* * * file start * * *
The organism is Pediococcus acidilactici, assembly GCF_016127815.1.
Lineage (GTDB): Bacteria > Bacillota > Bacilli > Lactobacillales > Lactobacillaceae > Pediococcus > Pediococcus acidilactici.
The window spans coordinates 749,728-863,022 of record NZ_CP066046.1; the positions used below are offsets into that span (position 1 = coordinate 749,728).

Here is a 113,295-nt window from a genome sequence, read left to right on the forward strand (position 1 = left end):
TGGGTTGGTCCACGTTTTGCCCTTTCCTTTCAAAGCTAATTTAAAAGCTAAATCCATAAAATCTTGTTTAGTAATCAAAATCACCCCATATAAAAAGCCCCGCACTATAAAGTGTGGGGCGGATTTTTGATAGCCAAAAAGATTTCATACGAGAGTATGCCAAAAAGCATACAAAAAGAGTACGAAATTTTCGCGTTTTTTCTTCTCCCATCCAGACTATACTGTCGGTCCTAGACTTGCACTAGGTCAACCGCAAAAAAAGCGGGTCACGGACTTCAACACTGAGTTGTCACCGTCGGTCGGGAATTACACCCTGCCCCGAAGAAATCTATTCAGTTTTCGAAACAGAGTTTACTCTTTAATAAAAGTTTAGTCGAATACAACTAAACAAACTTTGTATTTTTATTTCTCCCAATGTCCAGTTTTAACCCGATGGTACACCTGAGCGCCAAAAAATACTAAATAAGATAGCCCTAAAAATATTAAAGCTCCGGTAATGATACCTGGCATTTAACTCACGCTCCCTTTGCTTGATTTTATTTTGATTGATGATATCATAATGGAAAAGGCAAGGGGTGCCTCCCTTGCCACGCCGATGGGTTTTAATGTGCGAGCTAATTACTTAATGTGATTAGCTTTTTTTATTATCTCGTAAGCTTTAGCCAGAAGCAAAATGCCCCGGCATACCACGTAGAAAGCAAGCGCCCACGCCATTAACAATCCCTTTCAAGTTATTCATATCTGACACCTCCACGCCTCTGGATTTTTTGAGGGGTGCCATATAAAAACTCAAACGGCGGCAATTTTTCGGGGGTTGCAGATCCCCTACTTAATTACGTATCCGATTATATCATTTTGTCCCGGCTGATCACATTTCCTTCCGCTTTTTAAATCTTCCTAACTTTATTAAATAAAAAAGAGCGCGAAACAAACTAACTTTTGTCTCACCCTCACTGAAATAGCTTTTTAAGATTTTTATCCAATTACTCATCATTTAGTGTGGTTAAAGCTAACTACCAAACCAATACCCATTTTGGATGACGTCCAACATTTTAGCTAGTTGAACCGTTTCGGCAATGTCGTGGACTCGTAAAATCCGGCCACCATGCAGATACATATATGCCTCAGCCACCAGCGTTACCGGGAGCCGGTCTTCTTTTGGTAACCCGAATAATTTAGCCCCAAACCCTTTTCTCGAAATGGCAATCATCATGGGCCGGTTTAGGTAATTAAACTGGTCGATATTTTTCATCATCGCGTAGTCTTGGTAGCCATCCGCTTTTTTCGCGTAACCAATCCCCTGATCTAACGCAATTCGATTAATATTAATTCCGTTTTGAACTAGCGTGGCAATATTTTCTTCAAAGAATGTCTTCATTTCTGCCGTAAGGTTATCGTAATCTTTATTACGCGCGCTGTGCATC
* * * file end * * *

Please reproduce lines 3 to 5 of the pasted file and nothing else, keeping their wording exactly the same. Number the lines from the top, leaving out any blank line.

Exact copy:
The window spans coordinates 749,728-863,022 of record NZ_CP066046.1; the positions used below are offsets into that span (position 1 = coordinate 749,728).

Here is a 113,295-nt window from a genome sequence, read left to right on the forward strand (position 1 = left end):
TGGGTTGGTCCACGTTTTGCCCTTTCCTTTCAAAGCTAATTTAAAAGCTAAATCCATAAAATCTTGTTTAGTAATCAAAATCACCCCATATAAAAAGCCCCGCACTATAAAGTGTGGGGCGGATTTTTGATAGCCAAAAAGATTTCATACGAGAGTATGCCAAAAAGCATACAAAAAGAGTACGAAATTTTCGCGTTTTTTCTTCTCCCATCCAGACTATACTGTCGGTCCTAGACTTGCACTAGGTCAACCGCAAAAAAAGCGGGTCACGGACTTCAACACTGAGTTGTCACCGTCGGTCGGGAATTACACCCTGCCCCGAAGAAATCTATTCAGTTTTCGAAACAGAGTTTACTCTTTAATAAAAGTTTAGTCGAATACAACTAAACAAACTTTGTATTTTTATTTCTCCCAATGTCCAGTTTTAACCCGATGGTACACCTGAGCGCCAAAAAATACTAAATAAGATAGCCCTAAAAATATTAAAGCTCCGGTAATGATACCTGGCATTTAACTCACGCTCCCTTTGCTTGATTTTATTTTGATTGATGATATCATAATGGAAAAGGCAAGGGGTGCCTCCCTTGCCACGCCGATGGGTTTTAATGTGCGAGCTAATTACTTAATGTGATTAGCTTTTTTTATTATCTCGTAAGCTTTAGCCAGAAGCAAAATGCCCCGGCATACCACGTAGAAAGCAAGCGCCCACGCCATTAACAATCCCTTTCAAGTTATTCATATCTGACACCTCCACGCCTCTGGATTTTTTGAGGGGTGCCATATAAAAACTCAAACGGCGGCAATTTTTCGGGGGTTGCAGATCCCCTACTTAATTACGTATCCGATTATATCATTTTGTCCCGGCTGATCACATTTCCTTCCGCTTTTTAAATCTTCCTAACTTTATTAAATAAAAAAGAGCGCGAAACAAACTAACTTTTGTCTCACCCTCACTGAAATAGCTTTTTAAGATTTTTATCCAATTACTCATCATTTAGTGTGGTTAAAGCTAACTACCAAACCAATACCCATTTTGGATGACGTCCAACATTTTAGCTAGTTGAACCGTTTCGGCAATGTCGTGGACTCGTAAAATCCGGCCACCATGCAGATACATATATGCCTCAGCCACCAGCGTTACCGGGAGCCGGTCTTCTTTTGGTAACCCGAATAATTTAGCCCCAAACCCTTTTCTCGAAATGGCAATCATCATGGGCCGGTTTAGGTAATTAAACTGGTCGATATTTTTCATCATCGCGTAGTCTTGGTAGCCATCCGCTTTTTTCGCGTAACCAATCCCCTGATCTAACGCAATTCGATTAATATTAATTCCGTTTTGAACTAGCGTGGCAATATTTTCTTCAAAGAATGTCTTCATTTCTGCCGTAAGGTTATCGTAATCTTTATTACGCGCGCTGTGCATC